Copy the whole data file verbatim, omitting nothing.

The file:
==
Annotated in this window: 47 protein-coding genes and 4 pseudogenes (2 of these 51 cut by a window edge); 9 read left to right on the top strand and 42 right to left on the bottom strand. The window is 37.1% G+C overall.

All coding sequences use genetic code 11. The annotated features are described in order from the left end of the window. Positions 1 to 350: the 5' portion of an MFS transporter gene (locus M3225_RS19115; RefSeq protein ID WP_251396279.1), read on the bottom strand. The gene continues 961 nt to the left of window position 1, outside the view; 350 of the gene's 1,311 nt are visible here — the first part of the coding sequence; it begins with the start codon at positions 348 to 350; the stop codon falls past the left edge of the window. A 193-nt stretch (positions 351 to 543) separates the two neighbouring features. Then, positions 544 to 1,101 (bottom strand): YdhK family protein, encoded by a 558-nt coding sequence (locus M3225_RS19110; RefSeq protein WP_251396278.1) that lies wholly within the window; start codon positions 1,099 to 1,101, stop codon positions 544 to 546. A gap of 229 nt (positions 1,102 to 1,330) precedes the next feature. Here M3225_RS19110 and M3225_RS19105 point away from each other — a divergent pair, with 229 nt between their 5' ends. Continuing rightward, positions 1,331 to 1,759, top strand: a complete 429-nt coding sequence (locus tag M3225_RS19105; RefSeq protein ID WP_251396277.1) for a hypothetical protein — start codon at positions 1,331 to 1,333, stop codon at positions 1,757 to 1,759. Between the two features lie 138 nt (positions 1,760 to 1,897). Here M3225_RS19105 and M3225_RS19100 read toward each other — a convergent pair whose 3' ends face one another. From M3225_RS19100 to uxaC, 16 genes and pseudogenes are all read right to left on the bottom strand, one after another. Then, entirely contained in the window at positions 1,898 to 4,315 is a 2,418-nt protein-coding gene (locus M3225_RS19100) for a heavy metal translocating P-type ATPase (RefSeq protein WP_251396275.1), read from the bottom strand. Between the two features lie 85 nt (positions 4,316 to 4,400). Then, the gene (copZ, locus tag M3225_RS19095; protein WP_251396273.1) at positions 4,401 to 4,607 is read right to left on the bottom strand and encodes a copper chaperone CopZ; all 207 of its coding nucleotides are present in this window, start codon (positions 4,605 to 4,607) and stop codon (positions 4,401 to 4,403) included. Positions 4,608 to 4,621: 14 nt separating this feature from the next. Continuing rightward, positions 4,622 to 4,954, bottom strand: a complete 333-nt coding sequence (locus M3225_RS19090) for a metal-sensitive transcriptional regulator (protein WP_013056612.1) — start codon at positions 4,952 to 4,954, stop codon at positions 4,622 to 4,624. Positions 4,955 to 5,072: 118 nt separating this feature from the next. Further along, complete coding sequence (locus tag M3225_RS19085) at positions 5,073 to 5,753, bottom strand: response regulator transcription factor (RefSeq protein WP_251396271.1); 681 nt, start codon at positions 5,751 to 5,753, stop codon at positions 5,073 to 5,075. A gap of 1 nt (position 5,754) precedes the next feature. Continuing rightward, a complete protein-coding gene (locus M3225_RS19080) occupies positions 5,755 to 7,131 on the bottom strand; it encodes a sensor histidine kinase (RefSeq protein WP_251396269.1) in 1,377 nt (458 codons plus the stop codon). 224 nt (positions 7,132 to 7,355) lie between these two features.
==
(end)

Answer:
Annotated in this window: 47 protein-coding genes and 4 pseudogenes (2 of these 51 cut by a window edge); 9 read left to right on the top strand and 42 right to left on the bottom strand. The window is 37.1% G+C overall.

All coding sequences use genetic code 11. The annotated features are described in order from the left end of the window. Positions 1 to 350: the 5' portion of an MFS transporter gene (locus M3225_RS19115; RefSeq protein ID WP_251396279.1), read on the bottom strand. The gene continues 961 nt to the left of window position 1, outside the view; 350 of the gene's 1,311 nt are visible here — the first part of the coding sequence; it begins with the start codon at positions 348 to 350; the stop codon falls past the left edge of the window. A 193-nt stretch (positions 351 to 543) separates the two neighbouring features. Then, positions 544 to 1,101 (bottom strand): YdhK family protein, encoded by a 558-nt coding sequence (locus M3225_RS19110; RefSeq protein WP_251396278.1) that lies wholly within the window; start codon positions 1,099 to 1,101, stop codon positions 544 to 546. A gap of 229 nt (positions 1,102 to 1,330) precedes the next feature. Here M3225_RS19110 and M3225_RS19105 point away from each other — a divergent pair, with 229 nt between their 5' ends. Continuing rightward, positions 1,331 to 1,759, top strand: a complete 429-nt coding sequence (locus tag M3225_RS19105; RefSeq protein ID WP_251396277.1) for a hypothetical protein — start codon at positions 1,331 to 1,333, stop codon at positions 1,757 to 1,759. Between the two features lie 138 nt (positions 1,760 to 1,897). Here M3225_RS19105 and M3225_RS19100 read toward each other — a convergent pair whose 3' ends face one another. From M3225_RS19100 to uxaC, 16 genes and pseudogenes are all read right to left on the bottom strand, one after another. Then, entirely contained in the window at positions 1,898 to 4,315 is a 2,418-nt protein-coding gene (locus M3225_RS19100) for a heavy metal translocating P-type ATPase (RefSeq protein WP_251396275.1), read from the bottom strand. Between the two features lie 85 nt (positions 4,316 to 4,400). Then, the gene (copZ, locus tag M3225_RS19095; protein WP_251396273.1) at positions 4,401 to 4,607 is read right to left on the bottom strand and encodes a copper chaperone CopZ; all 207 of its coding nucleotides are present in this window, start codon (positions 4,605 to 4,607) and stop codon (positions 4,401 to 4,403) included. Positions 4,608 to 4,621: 14 nt separating this feature from the next. Continuing rightward, positions 4,622 to 4,954, bottom strand: a complete 333-nt coding sequence (locus M3225_RS19090) for a metal-sensitive transcriptional regulator (protein WP_013056612.1) — start codon at positions 4,952 to 4,954, stop codon at positions 4,622 to 4,624. Positions 4,955 to 5,072: 118 nt separating this feature from the next. Further along, complete coding sequence (locus tag M3225_RS19085) at positions 5,073 to 5,753, bottom strand: response regulator transcription factor (RefSeq protein WP_251396271.1); 681 nt, start codon at positions 5,751 to 5,753, stop codon at positions 5,073 to 5,075. A gap of 1 nt (position 5,754) precedes the next feature. Continuing rightward, a complete protein-coding gene (locus M3225_RS19080) occupies positions 5,755 to 7,131 on the bottom strand; it encodes a sensor histidine kinase (RefSeq protein WP_251396269.1) in 1,377 nt (458 codons plus the stop codon). 224 nt (positions 7,132 to 7,355) lie between these two features.